(1) For further methodological details see Consterdine and Hampshire (2016).

(2) Applicants cannot work as a professional sportsman or a doctor or dentist unless they can show they qualified in the UK.

(3) Aussies in London Facebook group: AussielnLondon/. This group was set up to help and support Australians living in London by "encouraging them to socialise and build their support networks, providing useful and relevant information, and providing a sense of community".


Afonso, A. and Devitt, C. (2018), 'To be less dependent on immigration, Britain must change its model of capitalism', LSE: British Politics and Policy, available at: politicsandpolicy/to-be-less-dependent-on-immigration-britainmust-change-its-model-of-capitalism/.

Andrucki, M. (2010), 'The visa whiteness machine: transnational motility in post-apartheid South Africa', Ethnicities, 10(3), pp. 358-70.

Cameron, D. (2011), 'Prime Minister's speech on immigration, 10 October', available at: speeches/prime-ministers-speech-on-immigration.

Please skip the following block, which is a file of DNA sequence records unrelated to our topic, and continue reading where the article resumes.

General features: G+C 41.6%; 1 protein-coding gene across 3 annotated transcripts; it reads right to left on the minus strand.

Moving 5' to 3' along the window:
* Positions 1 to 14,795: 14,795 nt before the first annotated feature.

Cavanagh, M. (201 I), Guest workers: Settlement, Temporary Economic Migration and a Critique of the government's Plans, London: IPPR.

Clarke, N. (2004), 'Mobility, fixity, agency: Australia's working holiday programme', Population, Space and Place, 10, 5, pp. 41 1-20.

Confederation of British Industries (CBI) (2018), 'Open and Controlled: a new approach to immigration after Brexit', available at: file/?method = inline&filelD = 4232B592-ACCC-40DB9338BA0A97198435, pp: 3-4.

Conradson, D. and Latham, A. (2005), 'Friendship, networks and transnationality in a world city: Antipodean transmigrants in London', Journal of Ethnic and Migration Studies, 31,2, pp. 287-305.

Consterdine, E. (2017), 'Community versus commonwealth: reappraising the 1971 Immigration Act', Immigrants and Minorities, 35, I, pp. I -20.

Consterdine, E. and Hampshire, J. (2016), Coding Legal Regimes of Immigration Entry to the EU with a focus on Labour Immigration, Madrid: Temper, available at: wp-content/uploads/2016/08/Working-Paper-8.pdf.

Davies, H. (2017), 'Will London survive as a financial centre after Brexit?', The Guardian, 26 April, available at: https://www. . Davies, G. and Rolfe, H. (2017), 'Facing the future: tackling post-Brexit labour and skills shortages', CIPD and NIESR.

Fleischmann F. and Dronkers J. (2010), 'Unemployment among immigrants in European labour markets: an analysis of origin and destination effects', Work, Employment and Society, 24, pp. 337-54.